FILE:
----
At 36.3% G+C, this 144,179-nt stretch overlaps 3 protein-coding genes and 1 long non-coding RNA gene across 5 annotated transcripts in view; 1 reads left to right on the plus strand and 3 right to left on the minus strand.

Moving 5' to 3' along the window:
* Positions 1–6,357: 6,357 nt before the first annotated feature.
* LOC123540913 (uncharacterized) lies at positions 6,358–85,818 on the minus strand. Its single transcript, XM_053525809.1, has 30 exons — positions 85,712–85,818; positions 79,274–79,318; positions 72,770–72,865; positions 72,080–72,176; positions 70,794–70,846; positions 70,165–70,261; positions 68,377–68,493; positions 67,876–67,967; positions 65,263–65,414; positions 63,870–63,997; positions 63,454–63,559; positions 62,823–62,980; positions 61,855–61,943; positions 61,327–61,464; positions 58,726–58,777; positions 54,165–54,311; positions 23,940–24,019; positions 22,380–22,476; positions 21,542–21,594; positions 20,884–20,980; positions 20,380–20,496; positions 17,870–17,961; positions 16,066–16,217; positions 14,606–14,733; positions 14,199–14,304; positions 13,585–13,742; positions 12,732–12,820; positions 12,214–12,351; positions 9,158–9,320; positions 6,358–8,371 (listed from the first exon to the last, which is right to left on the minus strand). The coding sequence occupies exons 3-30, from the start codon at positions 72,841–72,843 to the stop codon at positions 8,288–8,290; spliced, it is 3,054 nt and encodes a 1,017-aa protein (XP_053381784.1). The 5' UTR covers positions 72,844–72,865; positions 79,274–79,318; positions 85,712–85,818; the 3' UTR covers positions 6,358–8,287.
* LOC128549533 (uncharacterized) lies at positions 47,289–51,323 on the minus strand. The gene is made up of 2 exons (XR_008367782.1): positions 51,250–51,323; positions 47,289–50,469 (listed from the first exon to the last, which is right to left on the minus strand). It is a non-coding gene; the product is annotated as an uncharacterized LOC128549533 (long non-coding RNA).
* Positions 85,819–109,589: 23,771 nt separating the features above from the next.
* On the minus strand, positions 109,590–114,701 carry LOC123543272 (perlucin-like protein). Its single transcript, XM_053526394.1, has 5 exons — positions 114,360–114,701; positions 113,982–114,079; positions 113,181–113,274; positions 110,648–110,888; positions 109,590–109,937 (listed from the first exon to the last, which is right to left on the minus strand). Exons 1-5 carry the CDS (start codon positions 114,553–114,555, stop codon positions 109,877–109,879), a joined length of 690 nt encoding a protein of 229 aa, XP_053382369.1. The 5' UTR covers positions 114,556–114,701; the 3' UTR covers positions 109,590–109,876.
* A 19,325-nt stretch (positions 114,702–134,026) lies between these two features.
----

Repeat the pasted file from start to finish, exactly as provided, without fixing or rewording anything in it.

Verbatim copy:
At 36.3% G+C, this 144,179-nt stretch overlaps 3 protein-coding genes and 1 long non-coding RNA gene across 5 annotated transcripts in view; 1 reads left to right on the plus strand and 3 right to left on the minus strand.

Moving 5' to 3' along the window:
* Positions 1–6,357: 6,357 nt before the first annotated feature.
* LOC123540913 (uncharacterized) lies at positions 6,358–85,818 on the minus strand. Its single transcript, XM_053525809.1, has 30 exons — positions 85,712–85,818; positions 79,274–79,318; positions 72,770–72,865; positions 72,080–72,176; positions 70,794–70,846; positions 70,165–70,261; positions 68,377–68,493; positions 67,876–67,967; positions 65,263–65,414; positions 63,870–63,997; positions 63,454–63,559; positions 62,823–62,980; positions 61,855–61,943; positions 61,327–61,464; positions 58,726–58,777; positions 54,165–54,311; positions 23,940–24,019; positions 22,380–22,476; positions 21,542–21,594; positions 20,884–20,980; positions 20,380–20,496; positions 17,870–17,961; positions 16,066–16,217; positions 14,606–14,733; positions 14,199–14,304; positions 13,585–13,742; positions 12,732–12,820; positions 12,214–12,351; positions 9,158–9,320; positions 6,358–8,371 (listed from the first exon to the last, which is right to left on the minus strand). The coding sequence occupies exons 3-30, from the start codon at positions 72,841–72,843 to the stop codon at positions 8,288–8,290; spliced, it is 3,054 nt and encodes a 1,017-aa protein (XP_053381784.1). The 5' UTR covers positions 72,844–72,865; positions 79,274–79,318; positions 85,712–85,818; the 3' UTR covers positions 6,358–8,287.
* LOC128549533 (uncharacterized) lies at positions 47,289–51,323 on the minus strand. The gene is made up of 2 exons (XR_008367782.1): positions 51,250–51,323; positions 47,289–50,469 (listed from the first exon to the last, which is right to left on the minus strand). It is a non-coding gene; the product is annotated as an uncharacterized LOC128549533 (long non-coding RNA).
* Positions 85,819–109,589: 23,771 nt separating the features above from the next.
* On the minus strand, positions 109,590–114,701 carry LOC123543272 (perlucin-like protein). Its single transcript, XM_053526394.1, has 5 exons — positions 114,360–114,701; positions 113,982–114,079; positions 113,181–113,274; positions 110,648–110,888; positions 109,590–109,937 (listed from the first exon to the last, which is right to left on the minus strand). Exons 1-5 carry the CDS (start codon positions 114,553–114,555, stop codon positions 109,877–109,879), a joined length of 690 nt encoding a protein of 229 aa, XP_053382369.1. The 5' UTR covers positions 114,556–114,701; the 3' UTR covers positions 109,590–109,876.
* A 19,325-nt stretch (positions 114,702–134,026) lies between these two features.